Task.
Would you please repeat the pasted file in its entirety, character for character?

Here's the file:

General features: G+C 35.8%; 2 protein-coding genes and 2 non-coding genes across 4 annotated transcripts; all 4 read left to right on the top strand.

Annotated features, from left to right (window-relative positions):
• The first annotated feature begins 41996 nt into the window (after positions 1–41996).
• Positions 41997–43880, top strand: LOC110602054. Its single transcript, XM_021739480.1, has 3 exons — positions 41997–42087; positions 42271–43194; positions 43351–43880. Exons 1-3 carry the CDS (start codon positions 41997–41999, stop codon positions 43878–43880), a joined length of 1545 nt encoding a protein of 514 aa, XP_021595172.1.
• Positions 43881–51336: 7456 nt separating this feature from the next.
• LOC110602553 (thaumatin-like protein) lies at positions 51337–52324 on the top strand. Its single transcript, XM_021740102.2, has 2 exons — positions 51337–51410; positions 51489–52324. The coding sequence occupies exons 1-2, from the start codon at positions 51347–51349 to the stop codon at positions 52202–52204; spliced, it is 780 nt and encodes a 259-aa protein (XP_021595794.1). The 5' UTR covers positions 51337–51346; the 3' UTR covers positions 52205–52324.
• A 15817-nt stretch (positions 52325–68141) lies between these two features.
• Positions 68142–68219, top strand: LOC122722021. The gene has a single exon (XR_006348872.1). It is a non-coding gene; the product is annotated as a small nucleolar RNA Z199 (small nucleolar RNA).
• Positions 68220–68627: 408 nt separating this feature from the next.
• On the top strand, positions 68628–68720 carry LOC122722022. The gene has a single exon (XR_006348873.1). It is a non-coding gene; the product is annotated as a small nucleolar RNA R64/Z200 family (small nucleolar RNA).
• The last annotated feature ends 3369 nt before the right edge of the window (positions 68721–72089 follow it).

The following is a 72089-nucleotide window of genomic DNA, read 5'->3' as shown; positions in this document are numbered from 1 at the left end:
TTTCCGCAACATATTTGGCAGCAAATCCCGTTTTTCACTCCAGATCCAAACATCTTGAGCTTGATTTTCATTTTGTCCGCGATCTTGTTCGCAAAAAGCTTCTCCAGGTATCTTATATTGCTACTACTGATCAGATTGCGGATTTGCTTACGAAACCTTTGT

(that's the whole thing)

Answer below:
General features: G+C 35.8%; 2 protein-coding genes and 2 non-coding genes across 4 annotated transcripts; all 4 read left to right on the top strand.

Annotated features, from left to right (window-relative positions):
• The first annotated feature begins 41996 nt into the window (after positions 1–41996).
• Positions 41997–43880, top strand: LOC110602054. Its single transcript, XM_021739480.1, has 3 exons — positions 41997–42087; positions 42271–43194; positions 43351–43880. Exons 1-3 carry the CDS (start codon positions 41997–41999, stop codon positions 43878–43880), a joined length of 1545 nt encoding a protein of 514 aa, XP_021595172.1.
• Positions 43881–51336: 7456 nt separating this feature from the next.
• LOC110602553 (thaumatin-like protein) lies at positions 51337–52324 on the top strand. Its single transcript, XM_021740102.2, has 2 exons — positions 51337–51410; positions 51489–52324. The coding sequence occupies exons 1-2, from the start codon at positions 51347–51349 to the stop codon at positions 52202–52204; spliced, it is 780 nt and encodes a 259-aa protein (XP_021595794.1). The 5' UTR covers positions 51337–51346; the 3' UTR covers positions 52205–52324.
• A 15817-nt stretch (positions 52325–68141) lies between these two features.
• Positions 68142–68219, top strand: LOC122722021. The gene has a single exon (XR_006348872.1). It is a non-coding gene; the product is annotated as a small nucleolar RNA Z199 (small nucleolar RNA).
• Positions 68220–68627: 408 nt separating this feature from the next.
• On the top strand, positions 68628–68720 carry LOC122722022. The gene has a single exon (XR_006348873.1). It is a non-coding gene; the product is annotated as a small nucleolar RNA R64/Z200 family (small nucleolar RNA).
• The last annotated feature ends 3369 nt before the right edge of the window (positions 68721–72089 follow it).

The following is a 72089-nucleotide window of genomic DNA, read 5'->3' as shown; positions in this document are numbered from 1 at the left end:
TTTCCGCAACATATTTGGCAGCAAATCCCGTTTTTCACTCCAGATCCAAACATCTTGAGCTTGATTTTCATTTTGTCCGCGATCTTGTTCGCAAAAAGCTTCTCCAGGTATCTTATATTGCTACTACTGATCAGATTGCGGATTTGCTTACGAAACCTTTGT